Facebook is encouraging users to report what they believe to be “fake news.”
On Wednesday, the social media giant informed its users of several techniques to help “stop the spread of false news.”
The list recommends 10 ways users should verify the truthfulness of an article, including being “skeptical of headlines,” looking out for “unusual formatting” and checking to see if anyone else is reporting the story.
“If you see a story in News Feed that you believe is false, you can report it to Facebook,” the website says, describing exactly how to mark a post as “false news.”
Here’s an example of what users will see when they attempt to report a story as false:
In user news feeds, suspected fake news stories will also be marked with a note stating, “Disputed by 3rd Party Fact-Checkers,” meaning third party organizations such as The Washington Post, ABC News, or Snopes have investigated and flagged the article.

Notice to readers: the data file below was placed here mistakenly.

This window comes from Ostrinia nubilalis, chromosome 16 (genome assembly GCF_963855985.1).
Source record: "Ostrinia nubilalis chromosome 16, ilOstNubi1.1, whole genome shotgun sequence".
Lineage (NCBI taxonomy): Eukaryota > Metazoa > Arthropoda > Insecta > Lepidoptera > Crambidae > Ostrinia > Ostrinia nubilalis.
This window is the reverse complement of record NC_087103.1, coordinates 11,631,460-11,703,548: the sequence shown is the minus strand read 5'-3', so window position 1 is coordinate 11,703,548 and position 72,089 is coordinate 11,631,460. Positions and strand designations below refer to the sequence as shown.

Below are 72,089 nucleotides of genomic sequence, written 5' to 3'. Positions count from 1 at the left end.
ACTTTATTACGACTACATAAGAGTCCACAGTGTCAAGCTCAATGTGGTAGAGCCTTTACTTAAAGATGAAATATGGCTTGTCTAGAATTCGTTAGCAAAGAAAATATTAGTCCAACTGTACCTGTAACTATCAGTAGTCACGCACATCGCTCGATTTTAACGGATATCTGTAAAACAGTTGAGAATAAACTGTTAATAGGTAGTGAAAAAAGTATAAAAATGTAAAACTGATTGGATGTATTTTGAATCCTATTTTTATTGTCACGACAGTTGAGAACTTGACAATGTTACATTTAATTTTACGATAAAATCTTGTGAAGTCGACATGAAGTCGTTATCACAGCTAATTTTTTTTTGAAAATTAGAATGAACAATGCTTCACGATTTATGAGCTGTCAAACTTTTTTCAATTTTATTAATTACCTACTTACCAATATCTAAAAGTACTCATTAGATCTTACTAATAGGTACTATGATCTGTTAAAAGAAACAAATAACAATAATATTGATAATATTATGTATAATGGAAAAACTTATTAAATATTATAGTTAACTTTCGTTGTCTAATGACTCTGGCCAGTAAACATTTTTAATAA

Back in December, we reported the social media site was mounting an initiative to combat the spread of so-called fake news.
The site announced it would begin warning users if they tried to share stories which “fact checking organizations” had identified as fake.
Facebook CEO Mark Zuckerberg said the effort would “build a more informed community” and help “fight misinformation.”
“You’ll still be able to read and share the story, but you’ll now have more information about whether fact checkers believe it’s accurate. No one will be able to make a disputed story into an ad or promote it on our platform,” he wrote.
Facebook meanwhile has come under scrutiny in the UK for allowing users to post videos and images of illegal activity.
Website moderators are accused of refusing to take down “flagged” content, including materials supporting terrorist acts, child sexual abuse and pedophile cartoons.
“Facebook went as far as promoting the content, [The Times] says, as its algorithms send out such pages and groups to other users if they are deemed to be of interest,” reports RT.
UK QC Julian Knowles has claimed Facebook could be held legally responsible for not removing such content.
“If someone reports an illegal image to Facebook and a senior moderator signs off on keeping it up, Facebook is at risk of committing a criminal offense because the company might be regarded as assisting or encouraging its publication and distribution,” Knowles told the UK Times.